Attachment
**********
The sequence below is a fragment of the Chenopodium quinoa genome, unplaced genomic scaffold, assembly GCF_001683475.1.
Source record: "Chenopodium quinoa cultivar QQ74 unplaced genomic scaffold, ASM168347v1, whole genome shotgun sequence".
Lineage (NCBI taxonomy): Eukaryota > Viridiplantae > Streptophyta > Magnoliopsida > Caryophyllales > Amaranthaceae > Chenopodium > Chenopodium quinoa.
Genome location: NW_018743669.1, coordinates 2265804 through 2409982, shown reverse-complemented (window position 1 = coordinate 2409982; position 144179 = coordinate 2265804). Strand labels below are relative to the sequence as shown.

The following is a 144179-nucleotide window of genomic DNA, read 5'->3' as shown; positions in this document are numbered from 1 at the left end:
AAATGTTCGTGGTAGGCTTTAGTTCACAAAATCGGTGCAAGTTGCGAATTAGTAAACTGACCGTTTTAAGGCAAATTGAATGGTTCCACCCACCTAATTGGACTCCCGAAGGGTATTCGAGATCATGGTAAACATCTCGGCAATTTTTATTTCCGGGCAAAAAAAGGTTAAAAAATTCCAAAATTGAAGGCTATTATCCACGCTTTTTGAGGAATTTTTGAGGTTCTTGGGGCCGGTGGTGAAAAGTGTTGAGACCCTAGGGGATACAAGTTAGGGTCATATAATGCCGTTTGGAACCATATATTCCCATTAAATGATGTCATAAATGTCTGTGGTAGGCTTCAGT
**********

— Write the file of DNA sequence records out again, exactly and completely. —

The sequence below is a fragment of the Chenopodium quinoa genome, unplaced genomic scaffold, assembly GCF_001683475.1.
Source record: "Chenopodium quinoa cultivar QQ74 unplaced genomic scaffold, ASM168347v1, whole genome shotgun sequence".
Lineage (NCBI taxonomy): Eukaryota > Viridiplantae > Streptophyta > Magnoliopsida > Caryophyllales > Amaranthaceae > Chenopodium > Chenopodium quinoa.
Genome location: NW_018743669.1, coordinates 2265804 through 2409982, shown reverse-complemented (window position 1 = coordinate 2409982; position 144179 = coordinate 2265804). Strand labels below are relative to the sequence as shown.

The following is a 144179-nucleotide window of genomic DNA, read 5'->3' as shown; positions in this document are numbered from 1 at the left end:
AAATGTTCGTGGTAGGCTTTAGTTCACAAAATCGGTGCAAGTTGCGAATTAGTAAACTGACCGTTTTAAGGCAAATTGAATGGTTCCACCCACCTAATTGGACTCCCGAAGGGTATTCGAGATCATGGTAAACATCTCGGCAATTTTTATTTCCGGGCAAAAAAAGGTTAAAAAATTCCAAAATTGAAGGCTATTATCCACGCTTTTTGAGGAATTTTTGAGGTTCTTGGGGCCGGTGGTGAAAAGTGTTGAGACCCTAGGGGATACAAGTTAGGGTCATATAATGCCGTTTGGAACCATATATTCCCATTAAATGATGTCATAAATGTCTGTGGTAGGCTTCAGT